The rescue and recovery efforts revealed the love that is possible between us as human beings — even across the racial lines that are dividing our nation in such volatile ways. It showed how neighbors can help each other when they are all in danger. The moving responses of one neighbor to another demonstrated how the best in us can still come out, even when the worst of us has been on frightening display.
Charlottesville revealed many things too. It exposed the infectious power of the disease of white supremacy. It again showed the fear, hate, and violence that false doctrines of racial difference and superiority can raise up in white American hearts and culture. And, very importantly, the White House response to such racial hate and violence conclusively demonstrated the lack of moral authority and leadership in our current president, Donald Trump, and how his lack of clear denunciation of white supremacy and the moral equivocation of “good and bad persons” on “many sides” continues to cultivate the racist elements of his base as exemplified in Charlottesville. That clarity about Donald Trump was important for all to see.
At the end, it is the dramatic confrontation of love versus hate, as Barbara and David point out, and that is a matter of faith for those of us who are Christians. Love overcoming of hate must be a daily battle now, not just after disasters like 9/11, which we observed the anniversary of this week, or massive hurricanes. That only love can overcome hate, in the end, is something we must teach our children every day. Rescuing our neighbors in times of crisis must lead to inviting them into our daily lives and homes and schools and churches. Indeed, this is the conversation we must have in all of our churches now post-Charlottesville and Hurricanes Irma and Harvey.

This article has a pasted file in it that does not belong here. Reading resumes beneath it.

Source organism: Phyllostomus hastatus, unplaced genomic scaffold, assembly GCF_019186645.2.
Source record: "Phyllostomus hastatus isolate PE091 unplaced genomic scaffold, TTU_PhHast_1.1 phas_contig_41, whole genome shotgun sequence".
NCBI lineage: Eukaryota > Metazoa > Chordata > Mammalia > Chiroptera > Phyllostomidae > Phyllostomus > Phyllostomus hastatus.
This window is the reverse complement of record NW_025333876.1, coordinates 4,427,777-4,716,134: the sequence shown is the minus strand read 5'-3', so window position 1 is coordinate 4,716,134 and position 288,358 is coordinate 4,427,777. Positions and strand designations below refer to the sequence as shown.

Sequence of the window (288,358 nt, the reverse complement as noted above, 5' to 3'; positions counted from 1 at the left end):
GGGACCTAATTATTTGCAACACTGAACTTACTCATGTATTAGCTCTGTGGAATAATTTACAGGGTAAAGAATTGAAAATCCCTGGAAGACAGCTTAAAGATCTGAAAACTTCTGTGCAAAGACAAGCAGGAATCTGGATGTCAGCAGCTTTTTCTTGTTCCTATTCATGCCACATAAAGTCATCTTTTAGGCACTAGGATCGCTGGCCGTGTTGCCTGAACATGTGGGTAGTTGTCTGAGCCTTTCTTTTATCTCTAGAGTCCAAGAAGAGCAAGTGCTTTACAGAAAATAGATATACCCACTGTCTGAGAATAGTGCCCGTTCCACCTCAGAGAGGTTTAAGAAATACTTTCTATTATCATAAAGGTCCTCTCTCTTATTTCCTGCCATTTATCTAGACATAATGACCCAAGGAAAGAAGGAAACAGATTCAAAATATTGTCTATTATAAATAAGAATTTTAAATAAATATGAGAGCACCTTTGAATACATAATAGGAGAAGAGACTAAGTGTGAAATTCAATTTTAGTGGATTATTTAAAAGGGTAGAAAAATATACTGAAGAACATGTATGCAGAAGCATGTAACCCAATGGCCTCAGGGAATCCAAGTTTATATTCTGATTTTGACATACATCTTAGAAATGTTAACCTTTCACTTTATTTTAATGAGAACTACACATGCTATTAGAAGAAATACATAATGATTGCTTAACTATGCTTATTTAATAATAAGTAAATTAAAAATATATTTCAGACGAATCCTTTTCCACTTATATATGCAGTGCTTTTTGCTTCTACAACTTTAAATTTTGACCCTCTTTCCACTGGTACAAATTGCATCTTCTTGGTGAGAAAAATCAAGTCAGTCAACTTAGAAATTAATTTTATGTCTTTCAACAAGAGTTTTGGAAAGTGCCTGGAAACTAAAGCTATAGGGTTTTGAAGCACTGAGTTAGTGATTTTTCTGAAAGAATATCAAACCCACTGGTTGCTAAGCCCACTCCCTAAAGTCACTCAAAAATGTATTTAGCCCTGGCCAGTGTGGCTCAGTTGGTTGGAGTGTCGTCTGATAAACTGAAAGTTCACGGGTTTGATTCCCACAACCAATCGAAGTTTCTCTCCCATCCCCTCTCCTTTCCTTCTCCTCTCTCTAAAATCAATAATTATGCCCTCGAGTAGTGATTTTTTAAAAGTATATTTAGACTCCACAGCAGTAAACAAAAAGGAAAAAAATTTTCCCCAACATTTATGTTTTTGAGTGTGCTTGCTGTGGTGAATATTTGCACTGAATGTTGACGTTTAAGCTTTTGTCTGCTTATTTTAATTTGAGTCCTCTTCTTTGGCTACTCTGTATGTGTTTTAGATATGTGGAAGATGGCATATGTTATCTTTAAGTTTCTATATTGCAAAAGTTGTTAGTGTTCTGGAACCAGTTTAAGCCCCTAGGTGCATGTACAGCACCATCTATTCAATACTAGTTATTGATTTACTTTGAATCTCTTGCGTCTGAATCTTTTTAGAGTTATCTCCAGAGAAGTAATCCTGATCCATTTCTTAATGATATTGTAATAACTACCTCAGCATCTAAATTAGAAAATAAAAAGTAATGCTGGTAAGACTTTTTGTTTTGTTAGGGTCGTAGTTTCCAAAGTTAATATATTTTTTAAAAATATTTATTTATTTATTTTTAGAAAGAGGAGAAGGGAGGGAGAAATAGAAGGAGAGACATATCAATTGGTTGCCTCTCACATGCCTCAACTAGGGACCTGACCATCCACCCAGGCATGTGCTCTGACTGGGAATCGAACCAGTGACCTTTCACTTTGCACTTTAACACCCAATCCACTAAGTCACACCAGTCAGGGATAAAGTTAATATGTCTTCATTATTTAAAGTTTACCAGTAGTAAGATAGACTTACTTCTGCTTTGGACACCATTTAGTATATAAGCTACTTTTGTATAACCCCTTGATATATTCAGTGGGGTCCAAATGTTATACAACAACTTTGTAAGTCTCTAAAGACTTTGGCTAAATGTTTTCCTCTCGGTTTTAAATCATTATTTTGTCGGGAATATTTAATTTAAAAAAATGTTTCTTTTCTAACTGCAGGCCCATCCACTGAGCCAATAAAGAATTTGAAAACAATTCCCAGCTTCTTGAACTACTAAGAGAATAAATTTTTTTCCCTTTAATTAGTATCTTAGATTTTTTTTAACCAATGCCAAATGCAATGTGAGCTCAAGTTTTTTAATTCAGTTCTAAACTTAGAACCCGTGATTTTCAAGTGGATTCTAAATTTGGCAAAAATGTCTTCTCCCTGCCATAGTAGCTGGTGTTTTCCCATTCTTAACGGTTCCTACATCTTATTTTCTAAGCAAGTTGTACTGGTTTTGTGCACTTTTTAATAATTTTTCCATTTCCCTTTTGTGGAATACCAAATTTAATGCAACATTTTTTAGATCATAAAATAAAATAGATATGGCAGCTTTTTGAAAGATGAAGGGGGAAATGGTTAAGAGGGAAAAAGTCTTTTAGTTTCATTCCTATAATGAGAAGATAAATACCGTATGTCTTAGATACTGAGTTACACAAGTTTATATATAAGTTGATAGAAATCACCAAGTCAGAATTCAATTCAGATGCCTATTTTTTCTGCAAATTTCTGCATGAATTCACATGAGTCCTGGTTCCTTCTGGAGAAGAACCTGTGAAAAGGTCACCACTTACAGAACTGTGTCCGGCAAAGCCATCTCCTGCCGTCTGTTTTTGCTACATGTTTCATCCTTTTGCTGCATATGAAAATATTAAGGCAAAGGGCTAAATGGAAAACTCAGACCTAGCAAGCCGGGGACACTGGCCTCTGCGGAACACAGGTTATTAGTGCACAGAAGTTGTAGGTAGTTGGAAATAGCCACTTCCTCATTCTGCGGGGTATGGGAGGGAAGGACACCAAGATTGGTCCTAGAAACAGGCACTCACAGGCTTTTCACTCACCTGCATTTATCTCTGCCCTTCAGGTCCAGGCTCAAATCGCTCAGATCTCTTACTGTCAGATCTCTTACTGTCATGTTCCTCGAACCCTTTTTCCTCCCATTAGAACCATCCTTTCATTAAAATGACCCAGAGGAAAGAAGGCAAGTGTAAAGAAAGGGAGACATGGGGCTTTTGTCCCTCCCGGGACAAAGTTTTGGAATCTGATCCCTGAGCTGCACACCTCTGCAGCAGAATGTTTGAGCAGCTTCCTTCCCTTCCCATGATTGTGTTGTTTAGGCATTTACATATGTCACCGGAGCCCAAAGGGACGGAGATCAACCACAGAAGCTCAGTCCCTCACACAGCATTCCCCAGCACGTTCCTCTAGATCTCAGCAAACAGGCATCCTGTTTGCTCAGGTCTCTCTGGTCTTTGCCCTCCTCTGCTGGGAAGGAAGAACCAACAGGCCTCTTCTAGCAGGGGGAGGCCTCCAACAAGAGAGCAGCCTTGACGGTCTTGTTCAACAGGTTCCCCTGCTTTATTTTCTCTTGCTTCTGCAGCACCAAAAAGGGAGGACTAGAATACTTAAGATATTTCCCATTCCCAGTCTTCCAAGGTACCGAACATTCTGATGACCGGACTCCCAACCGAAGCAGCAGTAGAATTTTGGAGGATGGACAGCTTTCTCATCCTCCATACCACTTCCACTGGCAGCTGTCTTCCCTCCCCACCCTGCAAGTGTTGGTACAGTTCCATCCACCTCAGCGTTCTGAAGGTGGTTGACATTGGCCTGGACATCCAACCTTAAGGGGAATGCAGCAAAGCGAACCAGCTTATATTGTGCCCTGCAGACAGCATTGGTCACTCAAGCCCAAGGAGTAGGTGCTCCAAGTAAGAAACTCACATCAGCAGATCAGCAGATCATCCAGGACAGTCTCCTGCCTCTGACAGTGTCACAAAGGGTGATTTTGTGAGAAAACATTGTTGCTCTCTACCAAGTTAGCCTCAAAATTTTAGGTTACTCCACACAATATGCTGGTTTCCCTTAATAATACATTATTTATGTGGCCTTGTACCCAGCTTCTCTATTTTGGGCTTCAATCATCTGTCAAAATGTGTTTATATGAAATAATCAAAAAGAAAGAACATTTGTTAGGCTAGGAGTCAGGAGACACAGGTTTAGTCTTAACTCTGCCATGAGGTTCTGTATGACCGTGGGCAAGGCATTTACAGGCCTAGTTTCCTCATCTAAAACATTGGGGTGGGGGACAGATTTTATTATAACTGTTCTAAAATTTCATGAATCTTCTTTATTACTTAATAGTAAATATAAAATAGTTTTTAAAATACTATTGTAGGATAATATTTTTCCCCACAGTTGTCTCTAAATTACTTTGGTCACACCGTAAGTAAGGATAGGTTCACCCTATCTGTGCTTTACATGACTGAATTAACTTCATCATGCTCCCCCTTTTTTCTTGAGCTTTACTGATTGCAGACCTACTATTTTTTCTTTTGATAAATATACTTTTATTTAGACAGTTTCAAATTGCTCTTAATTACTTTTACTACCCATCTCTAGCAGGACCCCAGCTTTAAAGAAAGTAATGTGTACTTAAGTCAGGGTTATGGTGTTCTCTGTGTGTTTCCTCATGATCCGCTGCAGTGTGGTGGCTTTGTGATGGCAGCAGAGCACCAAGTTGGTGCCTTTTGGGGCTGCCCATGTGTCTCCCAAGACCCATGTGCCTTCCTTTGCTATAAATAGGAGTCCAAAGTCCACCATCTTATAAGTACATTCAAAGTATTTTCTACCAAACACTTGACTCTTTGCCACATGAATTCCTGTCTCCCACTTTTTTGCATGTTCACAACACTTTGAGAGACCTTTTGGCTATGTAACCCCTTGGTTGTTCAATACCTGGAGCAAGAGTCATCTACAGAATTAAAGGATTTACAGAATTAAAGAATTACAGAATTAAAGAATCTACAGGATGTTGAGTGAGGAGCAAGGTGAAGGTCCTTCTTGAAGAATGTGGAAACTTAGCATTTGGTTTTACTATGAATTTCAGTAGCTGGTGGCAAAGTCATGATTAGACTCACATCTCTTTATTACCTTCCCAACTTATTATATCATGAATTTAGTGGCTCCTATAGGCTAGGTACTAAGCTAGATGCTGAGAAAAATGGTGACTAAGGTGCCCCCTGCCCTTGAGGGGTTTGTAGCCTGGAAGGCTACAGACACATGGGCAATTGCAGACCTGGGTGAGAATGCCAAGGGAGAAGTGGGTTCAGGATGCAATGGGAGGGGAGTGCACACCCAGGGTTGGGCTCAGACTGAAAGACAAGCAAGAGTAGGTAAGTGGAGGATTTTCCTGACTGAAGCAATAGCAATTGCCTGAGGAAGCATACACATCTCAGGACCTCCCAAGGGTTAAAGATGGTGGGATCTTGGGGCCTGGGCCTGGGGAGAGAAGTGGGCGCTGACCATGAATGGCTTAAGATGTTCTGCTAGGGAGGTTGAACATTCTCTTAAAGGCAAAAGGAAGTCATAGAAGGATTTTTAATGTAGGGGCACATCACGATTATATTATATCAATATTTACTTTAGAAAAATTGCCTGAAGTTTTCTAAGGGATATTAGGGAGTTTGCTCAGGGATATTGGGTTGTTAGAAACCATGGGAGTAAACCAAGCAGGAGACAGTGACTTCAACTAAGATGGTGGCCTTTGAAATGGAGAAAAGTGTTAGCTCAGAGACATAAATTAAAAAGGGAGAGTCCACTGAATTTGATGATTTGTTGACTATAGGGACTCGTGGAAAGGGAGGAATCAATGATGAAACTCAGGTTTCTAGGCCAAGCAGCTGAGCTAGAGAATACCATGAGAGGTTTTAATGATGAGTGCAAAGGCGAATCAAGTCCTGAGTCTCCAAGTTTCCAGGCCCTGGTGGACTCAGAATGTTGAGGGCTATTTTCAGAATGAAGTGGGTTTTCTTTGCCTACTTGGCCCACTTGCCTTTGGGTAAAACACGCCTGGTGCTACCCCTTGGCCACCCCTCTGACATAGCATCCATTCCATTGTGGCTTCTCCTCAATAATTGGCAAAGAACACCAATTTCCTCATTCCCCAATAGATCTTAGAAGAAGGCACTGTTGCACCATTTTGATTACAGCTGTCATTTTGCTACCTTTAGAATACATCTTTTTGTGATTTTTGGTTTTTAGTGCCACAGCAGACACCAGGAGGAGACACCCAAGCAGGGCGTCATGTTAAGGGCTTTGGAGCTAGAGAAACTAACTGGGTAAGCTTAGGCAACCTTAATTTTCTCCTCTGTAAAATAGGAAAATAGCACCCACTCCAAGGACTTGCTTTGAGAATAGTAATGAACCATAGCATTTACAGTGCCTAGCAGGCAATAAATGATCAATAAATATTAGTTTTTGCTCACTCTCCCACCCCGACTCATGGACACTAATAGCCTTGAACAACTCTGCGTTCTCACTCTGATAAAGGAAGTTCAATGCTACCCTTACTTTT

We must get to the roots of hate, like the ideology and idol of white supremacy. When political issues come before Congress, we need to break them down to whether we are going to love or hate. White people, and white Christians in particular, must find the understanding and the courage to speak out and intervene in systems and structures of evil white supremacy.
If we say we believe that love can overcome hate, we need to show that we believe it by what we are willing to say and do.
Because the Charlottesville marches convened in a park with a statue of Robert E. Lee, a recent statement by the great, great, great, great, nephew of the Confederate general who is now a young white pastor in North Carolina attracted some attention. I was blessed to be on a radio and television show with Rev. Rob Lee days after Charlottesville. Earlier in the week, he had this to say:
We have made my ancestor an idol of white supremacy, racism, and hate. As a pastor, it is my moral duty to speak out against racism, America's original sin. Today, I call on all of us with privilege and power to answer God's call to confront racism and white supremacy head-on.
Such statements by white people and white Christians now are testimonies to the belief that love does and will finally overcome hate.